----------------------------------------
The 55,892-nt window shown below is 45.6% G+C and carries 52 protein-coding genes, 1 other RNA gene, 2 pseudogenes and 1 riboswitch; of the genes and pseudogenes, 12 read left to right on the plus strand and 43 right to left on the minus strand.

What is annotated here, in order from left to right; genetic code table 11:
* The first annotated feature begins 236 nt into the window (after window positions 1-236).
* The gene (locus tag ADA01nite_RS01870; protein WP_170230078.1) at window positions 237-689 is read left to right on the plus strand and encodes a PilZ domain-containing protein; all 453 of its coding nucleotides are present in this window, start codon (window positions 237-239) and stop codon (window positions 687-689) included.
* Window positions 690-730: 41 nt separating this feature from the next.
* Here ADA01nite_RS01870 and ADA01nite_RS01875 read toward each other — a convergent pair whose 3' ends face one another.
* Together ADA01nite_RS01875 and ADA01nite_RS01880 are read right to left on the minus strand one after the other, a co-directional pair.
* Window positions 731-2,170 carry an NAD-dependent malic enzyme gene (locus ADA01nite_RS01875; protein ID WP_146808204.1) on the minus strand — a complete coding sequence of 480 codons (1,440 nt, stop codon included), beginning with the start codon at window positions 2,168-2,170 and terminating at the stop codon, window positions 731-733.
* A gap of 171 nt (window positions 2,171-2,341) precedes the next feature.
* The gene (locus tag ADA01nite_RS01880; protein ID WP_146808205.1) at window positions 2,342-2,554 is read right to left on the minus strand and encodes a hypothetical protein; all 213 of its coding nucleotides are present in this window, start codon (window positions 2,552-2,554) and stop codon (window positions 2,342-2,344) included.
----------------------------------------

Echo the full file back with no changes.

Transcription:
The 55,892-nt window shown below is 45.6% G+C and carries 52 protein-coding genes, 1 other RNA gene, 2 pseudogenes and 1 riboswitch; of the genes and pseudogenes, 12 read left to right on the plus strand and 43 right to left on the minus strand.

What is annotated here, in order from left to right; genetic code table 11:
* The first annotated feature begins 236 nt into the window (after window positions 1-236).
* The gene (locus tag ADA01nite_RS01870; protein WP_170230078.1) at window positions 237-689 is read left to right on the plus strand and encodes a PilZ domain-containing protein; all 453 of its coding nucleotides are present in this window, start codon (window positions 237-239) and stop codon (window positions 687-689) included.
* Window positions 690-730: 41 nt separating this feature from the next.
* Here ADA01nite_RS01870 and ADA01nite_RS01875 read toward each other — a convergent pair whose 3' ends face one another.
* Together ADA01nite_RS01875 and ADA01nite_RS01880 are read right to left on the minus strand one after the other, a co-directional pair.
* Window positions 731-2,170 carry an NAD-dependent malic enzyme gene (locus ADA01nite_RS01875; protein ID WP_146808204.1) on the minus strand — a complete coding sequence of 480 codons (1,440 nt, stop codon included), beginning with the start codon at window positions 2,168-2,170 and terminating at the stop codon, window positions 731-733.
* A gap of 171 nt (window positions 2,171-2,341) precedes the next feature.
* The gene (locus tag ADA01nite_RS01880; protein ID WP_146808205.1) at window positions 2,342-2,554 is read right to left on the minus strand and encodes a hypothetical protein; all 213 of its coding nucleotides are present in this window, start codon (window positions 2,552-2,554) and stop codon (window positions 2,342-2,344) included.